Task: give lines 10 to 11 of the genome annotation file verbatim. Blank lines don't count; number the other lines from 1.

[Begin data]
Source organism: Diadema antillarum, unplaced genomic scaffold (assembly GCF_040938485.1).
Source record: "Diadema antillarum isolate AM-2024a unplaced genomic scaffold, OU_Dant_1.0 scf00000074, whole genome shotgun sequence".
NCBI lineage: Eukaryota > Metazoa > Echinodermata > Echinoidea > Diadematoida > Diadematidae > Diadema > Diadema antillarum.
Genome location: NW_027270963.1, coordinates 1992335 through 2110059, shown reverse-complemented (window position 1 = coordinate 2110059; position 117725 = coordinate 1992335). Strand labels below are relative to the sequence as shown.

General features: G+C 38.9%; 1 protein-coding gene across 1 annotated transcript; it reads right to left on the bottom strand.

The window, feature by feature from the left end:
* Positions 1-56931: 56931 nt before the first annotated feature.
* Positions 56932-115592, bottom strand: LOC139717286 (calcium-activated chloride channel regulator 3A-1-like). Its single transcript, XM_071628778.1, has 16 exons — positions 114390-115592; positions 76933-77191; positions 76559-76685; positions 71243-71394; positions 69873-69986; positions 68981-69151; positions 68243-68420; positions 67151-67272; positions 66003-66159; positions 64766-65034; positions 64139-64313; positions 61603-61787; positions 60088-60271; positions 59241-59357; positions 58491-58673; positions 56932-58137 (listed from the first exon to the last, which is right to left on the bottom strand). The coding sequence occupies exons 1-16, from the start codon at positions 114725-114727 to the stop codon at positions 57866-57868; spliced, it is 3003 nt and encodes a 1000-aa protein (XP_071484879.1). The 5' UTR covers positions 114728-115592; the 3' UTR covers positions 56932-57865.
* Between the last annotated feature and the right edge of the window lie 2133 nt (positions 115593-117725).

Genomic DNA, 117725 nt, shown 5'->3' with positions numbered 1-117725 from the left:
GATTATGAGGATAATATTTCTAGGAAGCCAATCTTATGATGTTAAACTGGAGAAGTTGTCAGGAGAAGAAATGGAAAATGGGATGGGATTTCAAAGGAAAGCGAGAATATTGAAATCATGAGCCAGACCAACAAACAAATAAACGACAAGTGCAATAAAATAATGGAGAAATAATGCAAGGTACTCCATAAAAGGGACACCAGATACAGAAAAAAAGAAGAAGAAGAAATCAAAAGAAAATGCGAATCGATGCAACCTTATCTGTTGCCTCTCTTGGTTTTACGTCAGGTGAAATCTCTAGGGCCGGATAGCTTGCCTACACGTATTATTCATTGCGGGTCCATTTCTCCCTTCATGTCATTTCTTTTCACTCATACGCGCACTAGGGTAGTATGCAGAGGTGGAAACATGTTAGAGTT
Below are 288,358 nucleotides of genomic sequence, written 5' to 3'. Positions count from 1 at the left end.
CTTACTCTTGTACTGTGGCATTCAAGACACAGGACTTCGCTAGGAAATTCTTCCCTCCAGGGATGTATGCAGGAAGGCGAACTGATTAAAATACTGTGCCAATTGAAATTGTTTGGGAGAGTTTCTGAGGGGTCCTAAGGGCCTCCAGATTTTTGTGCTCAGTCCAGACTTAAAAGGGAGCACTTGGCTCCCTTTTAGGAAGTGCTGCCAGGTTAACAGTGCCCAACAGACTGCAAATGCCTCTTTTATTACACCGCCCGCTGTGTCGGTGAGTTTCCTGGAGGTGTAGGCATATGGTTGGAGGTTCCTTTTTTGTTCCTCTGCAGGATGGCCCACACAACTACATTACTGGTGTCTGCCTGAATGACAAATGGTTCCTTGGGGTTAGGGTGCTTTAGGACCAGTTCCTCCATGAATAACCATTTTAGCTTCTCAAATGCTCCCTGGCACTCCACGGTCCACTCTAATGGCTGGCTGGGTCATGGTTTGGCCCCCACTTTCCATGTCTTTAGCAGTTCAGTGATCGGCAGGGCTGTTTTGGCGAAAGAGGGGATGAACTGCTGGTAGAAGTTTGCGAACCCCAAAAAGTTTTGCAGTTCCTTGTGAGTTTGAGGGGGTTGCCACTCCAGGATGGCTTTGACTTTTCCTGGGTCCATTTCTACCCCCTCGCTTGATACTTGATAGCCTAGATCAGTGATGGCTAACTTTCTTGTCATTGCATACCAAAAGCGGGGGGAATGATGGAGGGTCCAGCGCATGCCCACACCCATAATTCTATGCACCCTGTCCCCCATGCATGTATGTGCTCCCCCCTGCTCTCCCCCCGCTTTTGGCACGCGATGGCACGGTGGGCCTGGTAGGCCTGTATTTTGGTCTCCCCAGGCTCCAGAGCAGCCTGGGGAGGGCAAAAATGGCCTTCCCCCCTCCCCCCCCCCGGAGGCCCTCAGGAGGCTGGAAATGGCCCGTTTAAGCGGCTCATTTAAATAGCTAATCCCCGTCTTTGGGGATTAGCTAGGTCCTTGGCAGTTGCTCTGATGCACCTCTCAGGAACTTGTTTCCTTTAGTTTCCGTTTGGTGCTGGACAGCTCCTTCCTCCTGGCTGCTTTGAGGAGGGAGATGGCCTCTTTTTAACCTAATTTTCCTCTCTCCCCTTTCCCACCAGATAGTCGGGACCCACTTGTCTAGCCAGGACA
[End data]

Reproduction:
Genomic DNA, 117725 nt, shown 5'->3' with positions numbered 1-117725 from the left:
GATTATGAGGATAATATTTCTAGGAAGCCAATCTTATGATGTTAAACTGGAGAAGTTGTCAGGAGAAGAAATGGAAAATGGGATGGGATTTCAAAGGAAAGCGAGAATATTGAAATCATGAGCCAGACCAACAAACAAATAAACGACAAGTGCAATAAAATAATGGAGAAATAATGCAAGGTACTCCATAAAAGGGACACCAGATACAGAAAAAAAGAAGAAGAAGAAATCAAAAGAAAATGCGAATCGATGCAACCTTATCTGTTGCCTCTCTTGGTTTTACGTCAGGTGAAATCTCTAGGGCCGGATAGCTTGCCTACACGTATTATTCATTGCGGGTCCATTTCTCCCTTCATGTCATTTCTTTTCACTCATACGCGCACTAGGGTAGTATGCAGAGGTGGAAACATGTTAGAGTT